Preschool Education Administrators
Skills & Knowledge
Most Important Skills for Preschool Education Administrators
- Reading—Understanding written sentences and paragraphs in work related documents.
- Managing People—Motivating, developing, and directing people as they work, identifying the best people for the job.
- Monitoring Performance—Monitoring/Assessing performance of yourself, other individuals, or organizations to make improvements or take corrective action.
- Listening—Giving full attention to what other people are saying, taking time to understand the points being made, asking questions as appropriate, and not interrupting at inappropriate times.
- Making Decisions—Considering the relative costs and benefits of potential actions to choose the most appropriate one.
- Managing Time—Managing one's own time and the time of others.
- Speaking—Talking to others to convey information effectively.
- Thinking Critically—Using logic and reasoning to identify the strengths and weaknesses of alternative solutions, conclusions or approaches to problems.
- Coordinating with Others—Adjusting actions in relation to others' actions.
- Understanding How People Learn—Selecting and using training/instructional methods and procedures appropriate for the situation when learning or teaching new things.
Most Important Knowledge Areas for Preschool Education Administrators
- Education and Training—Knowledge of principles and methods for curriculum and training design, teaching and instruction for individuals and groups, and the measurement of training effects.
- Customer and Personal Service—Knowledge of principles and processes for providing customer and personal services. This includes customer needs assessment, meeting quality standards for services, and evaluation of customer satisfaction.
- Clerical—Knowledge of administrative and clerical procedures and systems such as word processing, managing files and records, stenography and transcription, designing forms, and other office procedures and terminology.
- Personnel and Human Resources—Knowledge of principles and procedures for personnel recruitment, selection, training, compensation and benefits, labor relations and negotiation, and personnel information systems.
- Administration and Management—Knowledge of business and management principles involved in strategic planning, resource allocation, human resources modeling, leadership technique, production methods, and coordination of people and resources.
- Psychology—Knowledge of human behavior and performance; individual differences in ability, personality, and interests; learning and motivation; psychological research methods; and the assessment and treatment of behavioral and affective disorders.
- English Language—Knowledge of the structure and content of the English language including the meaning and spelling of words, rules of composition, and grammar.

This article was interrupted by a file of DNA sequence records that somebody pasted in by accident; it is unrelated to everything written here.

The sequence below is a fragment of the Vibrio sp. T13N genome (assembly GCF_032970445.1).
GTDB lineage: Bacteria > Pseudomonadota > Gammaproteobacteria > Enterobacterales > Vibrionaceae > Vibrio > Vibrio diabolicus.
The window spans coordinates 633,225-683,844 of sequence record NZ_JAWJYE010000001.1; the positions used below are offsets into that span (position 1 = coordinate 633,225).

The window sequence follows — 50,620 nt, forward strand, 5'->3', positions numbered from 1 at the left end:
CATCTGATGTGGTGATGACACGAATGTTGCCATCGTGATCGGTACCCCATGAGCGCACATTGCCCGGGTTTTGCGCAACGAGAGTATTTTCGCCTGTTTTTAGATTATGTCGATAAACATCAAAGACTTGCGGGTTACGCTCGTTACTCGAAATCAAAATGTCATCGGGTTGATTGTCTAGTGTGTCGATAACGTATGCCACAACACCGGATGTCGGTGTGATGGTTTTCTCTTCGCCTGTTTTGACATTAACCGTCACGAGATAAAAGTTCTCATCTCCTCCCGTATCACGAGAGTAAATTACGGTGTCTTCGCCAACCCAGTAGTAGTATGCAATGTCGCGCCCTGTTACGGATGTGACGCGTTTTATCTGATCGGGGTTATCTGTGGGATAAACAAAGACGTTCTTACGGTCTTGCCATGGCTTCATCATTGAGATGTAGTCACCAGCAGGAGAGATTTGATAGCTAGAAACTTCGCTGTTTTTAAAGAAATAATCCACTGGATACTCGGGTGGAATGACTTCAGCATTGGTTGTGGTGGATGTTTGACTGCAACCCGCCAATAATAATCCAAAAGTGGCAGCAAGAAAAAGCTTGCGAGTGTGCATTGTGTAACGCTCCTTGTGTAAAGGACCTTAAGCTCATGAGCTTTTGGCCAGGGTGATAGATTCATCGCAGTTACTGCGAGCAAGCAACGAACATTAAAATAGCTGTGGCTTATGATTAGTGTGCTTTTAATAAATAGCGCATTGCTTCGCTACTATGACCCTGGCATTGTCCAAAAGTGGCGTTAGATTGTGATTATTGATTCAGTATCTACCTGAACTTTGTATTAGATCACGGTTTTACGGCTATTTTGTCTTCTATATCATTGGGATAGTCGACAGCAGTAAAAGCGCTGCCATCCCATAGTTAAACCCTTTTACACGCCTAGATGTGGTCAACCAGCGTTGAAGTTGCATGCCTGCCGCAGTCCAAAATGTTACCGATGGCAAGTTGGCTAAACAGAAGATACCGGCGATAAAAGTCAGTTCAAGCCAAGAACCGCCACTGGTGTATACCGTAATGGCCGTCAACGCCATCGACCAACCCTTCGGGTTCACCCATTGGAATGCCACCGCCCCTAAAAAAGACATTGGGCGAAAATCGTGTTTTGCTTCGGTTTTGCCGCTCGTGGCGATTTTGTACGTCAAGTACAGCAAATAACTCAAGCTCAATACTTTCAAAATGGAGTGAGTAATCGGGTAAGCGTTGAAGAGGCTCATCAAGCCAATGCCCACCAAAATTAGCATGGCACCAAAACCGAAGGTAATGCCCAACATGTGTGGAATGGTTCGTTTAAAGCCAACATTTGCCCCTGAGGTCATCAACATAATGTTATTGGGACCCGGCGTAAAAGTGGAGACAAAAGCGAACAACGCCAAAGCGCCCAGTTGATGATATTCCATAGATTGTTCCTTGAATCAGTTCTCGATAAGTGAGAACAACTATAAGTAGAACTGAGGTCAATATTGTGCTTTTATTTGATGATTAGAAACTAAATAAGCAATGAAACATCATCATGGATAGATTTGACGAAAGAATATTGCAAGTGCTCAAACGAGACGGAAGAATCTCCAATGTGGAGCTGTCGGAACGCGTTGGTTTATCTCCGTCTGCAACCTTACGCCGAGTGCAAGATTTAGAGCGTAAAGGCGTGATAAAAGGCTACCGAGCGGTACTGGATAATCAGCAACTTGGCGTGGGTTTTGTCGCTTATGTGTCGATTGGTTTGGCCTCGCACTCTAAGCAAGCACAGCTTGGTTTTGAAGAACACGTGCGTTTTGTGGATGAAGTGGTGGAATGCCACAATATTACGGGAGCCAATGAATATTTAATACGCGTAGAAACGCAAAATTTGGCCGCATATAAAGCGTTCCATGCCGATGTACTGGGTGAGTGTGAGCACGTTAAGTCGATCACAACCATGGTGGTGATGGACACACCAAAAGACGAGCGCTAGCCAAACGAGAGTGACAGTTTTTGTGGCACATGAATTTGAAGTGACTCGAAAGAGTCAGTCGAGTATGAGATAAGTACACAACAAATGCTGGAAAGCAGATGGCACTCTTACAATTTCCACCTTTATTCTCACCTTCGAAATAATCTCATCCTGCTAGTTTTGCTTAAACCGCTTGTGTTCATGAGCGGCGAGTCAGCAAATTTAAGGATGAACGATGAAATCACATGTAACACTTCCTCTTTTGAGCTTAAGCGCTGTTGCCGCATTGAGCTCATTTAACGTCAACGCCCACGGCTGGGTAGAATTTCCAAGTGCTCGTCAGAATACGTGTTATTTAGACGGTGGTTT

- Philosophy and Theology—Knowledge of different philosophical systems and religions. This includes their basic principles, values, ethics, ways of thinking, customs, practices, and their impact on human culture.
- Therapy and Counseling—Knowledge of principles, methods, and procedures for diagnosis, treatment, and rehabilitation of physical and mental dysfunctions, and for career counseling and guidance.
- Sociology and Anthropology—Knowledge of group behavior and dynamics, societal trends and influences, human migrations, ethnicity, cultures and their history and origins.
Different careers may be a good fit for your personality or interests. This career is:
- Enterprising—Enterprising occupations frequently involve starting up and carrying out projects. These occupations can involve leading people and making many decisions. Sometimes they require risk taking and often deal with business.
- Social—Social occupations frequently involve working with, communicating with, and teaching people. These occupations often involve helping or providing service to others.
Learn more about your interests. Take the MnCareers Interest Assessment.
Describe Your Skills
People who have worked in this career typically perform the following tasks. These statements can help a prospective employer understand what you can do, on a resume or during an interview.
- Performing day-to-day administrative tasks.
- Making decisions or solving problems.
- Helping and caring for people.
- Evaluating information to determine compliance with standards.
- Working directly with the public.
- Communicating with supervisors, co-workers, or people that work under you.
- Resolving conflicts or negotiating with people.
- Collecting information from different sources.
The following careers use skills, knowledge, and abilities that are similar to those used for Preschool Education Administrators.
- Health Educators
- Middle School Special Education Teachers
- Substance Abuse and Behavioral Disorder Counselors
- Customer Service Representatives
- Religious Activities Directors
- Recreation Workers
- Supervisors of Non-Retail Sales Workers
- Supervisors of Administrative Support Workers
- High School Special Education Teachers
- Human Resources Managers
This page includes information from the O*NET 22.0 Database by the U.S. Department of Labor, Employment and Training Administration (USDOL/ETA). Used under the CC BY 4.0 license. O*NET® is a trademark of USDOL/ETA.
Source: You can learn about our data sources in the About Us section.